McLane College of Business
Sep10

McLane College of Business

Gracing the face of UMHB’s College of Business is the name of Drayton McLane Jr., one of the most successful Texas businessmen in the past few decades. On Aug. 28, university president Dr. Randy O’Rear announced that the College of Business will now be named the McLane College of Business. The decision was made public at Convocation, right before McLane addressed the audience as the keynote speaker. “It’s a great honor…. At first we didn’t think we deserved something like this, but they continued to talk to us, and we felt it was a great honor and we just feel very honored to be associated with the university,” McLane said in a press conference after Convocation. He also talked about his involvement in the community and university. “I’ve always felt a part of UMHB, and we have made contributions in the past. I’ve made talks at the business school over the last few years and felt a part of it even though I didn’t go to school here,” he said. McLane is the former owner of the Houston Astros, member of a successful family business and strong supporter of Christian universities. “I think what we need in America and in Texas more is higher Christian education. Christian universities are kind of declining in population .… I think a certain amount of the population really wants to be involved in Christian higher education.” He is not the only one who feels honored to have his name associated with the university. Interim dean of the College of Business Dr. Paul Stock is happy to have the name McLane recognized with the college. “We’re pretty excited about it. Drayton McLane and the McLane family have had a relationship with UMHB for a long time. And it kind of raises the bar for us because the way the McLane family stands for integrity and honesty and community service with Christian values, and we’re hoping it really inspires our students and faculty going forward,” Stock said. McLane was born in Cameron, Texas, and after attending college, he returned to Cameron where he began working the family’s wholesale grocery business. Being family did not provide him any shortcuts to success. O’Rear retold the story, saying McLane’s father “believed that to be an effective leader, you had to earn the respect of all of the employees. So he offered Drayton a job loading trucks on the night shift.” Over the next 20 years, McLane worked his way through the ranks of the business and eventually became the executive vice president. In 1978 he became the president and chief executive officer. The McLane Company is a food...

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ASTRA: It’s Peanut Butter, Jelly Time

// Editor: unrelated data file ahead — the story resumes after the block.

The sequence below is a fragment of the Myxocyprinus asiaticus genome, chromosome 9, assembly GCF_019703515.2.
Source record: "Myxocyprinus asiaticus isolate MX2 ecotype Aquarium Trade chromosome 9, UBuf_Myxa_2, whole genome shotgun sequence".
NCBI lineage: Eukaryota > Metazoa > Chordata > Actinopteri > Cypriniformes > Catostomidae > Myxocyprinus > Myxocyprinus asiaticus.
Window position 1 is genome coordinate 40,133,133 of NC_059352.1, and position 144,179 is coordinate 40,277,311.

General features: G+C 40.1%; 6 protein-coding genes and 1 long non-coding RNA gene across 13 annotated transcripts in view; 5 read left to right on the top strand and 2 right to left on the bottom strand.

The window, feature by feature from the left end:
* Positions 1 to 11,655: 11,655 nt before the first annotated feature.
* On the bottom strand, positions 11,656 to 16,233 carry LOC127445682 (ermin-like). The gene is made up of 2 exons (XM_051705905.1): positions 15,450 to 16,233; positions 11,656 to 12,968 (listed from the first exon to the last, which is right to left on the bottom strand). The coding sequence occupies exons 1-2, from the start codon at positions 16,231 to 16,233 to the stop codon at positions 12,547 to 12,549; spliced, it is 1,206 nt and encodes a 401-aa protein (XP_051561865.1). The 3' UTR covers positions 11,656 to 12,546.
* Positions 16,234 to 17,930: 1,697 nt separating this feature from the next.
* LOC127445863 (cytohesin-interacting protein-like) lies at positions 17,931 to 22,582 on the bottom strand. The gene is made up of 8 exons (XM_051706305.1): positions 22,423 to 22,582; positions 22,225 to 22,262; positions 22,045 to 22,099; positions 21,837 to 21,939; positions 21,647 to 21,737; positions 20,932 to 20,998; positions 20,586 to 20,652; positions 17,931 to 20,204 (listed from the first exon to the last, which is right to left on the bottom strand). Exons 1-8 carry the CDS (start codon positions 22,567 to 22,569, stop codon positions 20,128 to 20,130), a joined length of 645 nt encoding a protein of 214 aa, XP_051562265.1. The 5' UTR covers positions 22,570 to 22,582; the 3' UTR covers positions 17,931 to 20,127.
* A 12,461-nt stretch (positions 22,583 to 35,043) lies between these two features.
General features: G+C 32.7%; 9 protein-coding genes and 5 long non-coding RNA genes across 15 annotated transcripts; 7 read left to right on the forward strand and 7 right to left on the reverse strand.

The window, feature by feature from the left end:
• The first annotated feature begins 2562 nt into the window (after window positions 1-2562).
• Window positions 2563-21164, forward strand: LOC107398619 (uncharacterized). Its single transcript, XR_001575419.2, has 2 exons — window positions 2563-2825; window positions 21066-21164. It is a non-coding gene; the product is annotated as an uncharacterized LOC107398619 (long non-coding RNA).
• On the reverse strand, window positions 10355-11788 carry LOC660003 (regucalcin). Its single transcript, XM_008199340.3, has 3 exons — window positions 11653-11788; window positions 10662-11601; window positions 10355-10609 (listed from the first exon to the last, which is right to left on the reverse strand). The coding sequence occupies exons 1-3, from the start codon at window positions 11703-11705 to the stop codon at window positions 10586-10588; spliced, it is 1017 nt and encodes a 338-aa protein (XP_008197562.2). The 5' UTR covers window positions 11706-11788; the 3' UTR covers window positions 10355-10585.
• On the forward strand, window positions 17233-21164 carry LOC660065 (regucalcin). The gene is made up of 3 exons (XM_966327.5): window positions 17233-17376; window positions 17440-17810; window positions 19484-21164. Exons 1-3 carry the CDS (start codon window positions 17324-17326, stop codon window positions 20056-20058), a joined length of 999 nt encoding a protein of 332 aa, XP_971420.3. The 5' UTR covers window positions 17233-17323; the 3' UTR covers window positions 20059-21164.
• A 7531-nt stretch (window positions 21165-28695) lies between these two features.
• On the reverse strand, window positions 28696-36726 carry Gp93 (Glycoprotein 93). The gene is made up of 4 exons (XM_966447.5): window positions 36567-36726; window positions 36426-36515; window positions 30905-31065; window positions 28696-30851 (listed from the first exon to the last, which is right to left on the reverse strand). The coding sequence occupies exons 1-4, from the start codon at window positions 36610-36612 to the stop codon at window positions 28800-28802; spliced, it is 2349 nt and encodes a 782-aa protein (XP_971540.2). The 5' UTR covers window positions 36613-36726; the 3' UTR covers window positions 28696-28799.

Sep10

ASTRA: It’s Peanut Butter, Jelly Time

On the way out of the building, near two large bottles of hand sanitizer, a small embroidered cloth in a wooden frame reads, “It is in giving that we receive the greatest gift.” This trinket puts into words the actions carried out at the Salvation Army’s Feed My Sheep building located in Temple. It is a place where free meals are given out to the homeless every day by different groups that sign up for specific days of the month. For the university chartered community service organization, ASTRA, Feed My Sheep is a semester-long opportunity in which the organization has committed to serving the first Saturday of the month from September to December. “We do several events throughout the whole year. I did Feed My Sheep last year as well,” junior journalism major Brittany Pumphrey said. “It is really rewarding, to stop thinking about yourself for a little bit and help someone else in need.” Members of ASTRA convened Sept. 6, the night before the Feed My Sheep service project, to prepare 100 peanut butter and jelly sandwiches to distribute. Traci Squarcette, faculty sponsor for ASTRA, and two mothers of members in the ASTRA of Conservatory Club prepared a hot meal of baked spaghetti to be served as well. Feed My Sheep is the only place in Temple where the homeless can get free meals since the closure of Martha’s Kitchen. Benjamin Chason is a homeless man who has his food service license and volunteers to help cook meals. “I live out in the streets with these people every day,” Chason said. “I’ve been coming back and forth volunteering. I also serve at my church; we serve three meals a week.” ASTRA took over the Feed My Sheep service project from its parent organization, ALTRUSA. This is an international service organization that focuses on literacy and community service. “It’s nice they (students) take the time to volunteer. It kind of makes you proud,” ALTRUSA member Helen Roland said as she placed her hand over her heart. Like their parent organization, ASTRA focuses on literacy and participates in various outreaches that support literacy in roundabout ways. “Feeding the hungry ultimately helps them learn better,” Squarcette said. “We have groups that read to kids through ALTRUSA. When we did Canstruction last year, we built a big book and a book worm. (It was made up of) about 2,200 cans that went to Helping Hands.” Last year, ASTRA started with three members. By the end of last semester, the organization had 19 members, and 13 new members signed up at the most recent meeting. ASTRA meets every Thursday at 6 p.m. in...